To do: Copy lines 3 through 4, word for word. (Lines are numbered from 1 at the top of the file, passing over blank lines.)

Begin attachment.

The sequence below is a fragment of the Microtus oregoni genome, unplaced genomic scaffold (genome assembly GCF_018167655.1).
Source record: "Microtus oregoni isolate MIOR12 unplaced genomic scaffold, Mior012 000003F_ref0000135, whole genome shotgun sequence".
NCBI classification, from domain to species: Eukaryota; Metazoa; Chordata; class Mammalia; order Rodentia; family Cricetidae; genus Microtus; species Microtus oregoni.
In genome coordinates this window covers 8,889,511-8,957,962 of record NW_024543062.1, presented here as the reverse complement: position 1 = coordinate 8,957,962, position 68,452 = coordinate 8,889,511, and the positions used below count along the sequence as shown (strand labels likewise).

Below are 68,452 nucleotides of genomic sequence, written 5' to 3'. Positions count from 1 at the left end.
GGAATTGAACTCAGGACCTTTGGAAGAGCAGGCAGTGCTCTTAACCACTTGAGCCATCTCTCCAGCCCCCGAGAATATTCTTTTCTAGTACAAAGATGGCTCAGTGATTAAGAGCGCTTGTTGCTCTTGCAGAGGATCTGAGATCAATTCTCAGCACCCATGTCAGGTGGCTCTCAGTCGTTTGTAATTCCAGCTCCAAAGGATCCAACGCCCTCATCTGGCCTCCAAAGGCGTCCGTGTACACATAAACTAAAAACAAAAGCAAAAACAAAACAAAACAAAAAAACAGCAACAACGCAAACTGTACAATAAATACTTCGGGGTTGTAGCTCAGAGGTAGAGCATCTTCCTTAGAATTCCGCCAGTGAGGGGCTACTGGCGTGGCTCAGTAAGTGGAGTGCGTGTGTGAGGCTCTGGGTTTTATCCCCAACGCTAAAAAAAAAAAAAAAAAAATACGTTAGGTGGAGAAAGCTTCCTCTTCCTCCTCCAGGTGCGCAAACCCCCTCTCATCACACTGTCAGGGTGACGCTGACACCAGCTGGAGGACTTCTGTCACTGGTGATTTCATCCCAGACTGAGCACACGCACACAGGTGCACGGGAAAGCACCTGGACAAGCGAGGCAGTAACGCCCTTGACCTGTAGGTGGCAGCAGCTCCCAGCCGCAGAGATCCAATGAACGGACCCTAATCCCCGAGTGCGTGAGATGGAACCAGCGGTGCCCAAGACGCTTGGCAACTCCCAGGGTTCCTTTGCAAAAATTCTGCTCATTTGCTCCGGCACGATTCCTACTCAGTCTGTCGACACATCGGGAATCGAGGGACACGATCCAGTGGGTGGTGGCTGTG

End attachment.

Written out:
NCBI classification, from domain to species: Eukaryota; Metazoa; Chordata; class Mammalia; order Rodentia; family Cricetidae; genus Microtus; species Microtus oregoni.
In genome coordinates this window covers 8,889,511-8,957,962 of record NW_024543062.1, presented here as the reverse complement: position 1 = coordinate 8,957,962, position 68,452 = coordinate 8,889,511, and the positions used below count along the sequence as shown (strand labels likewise).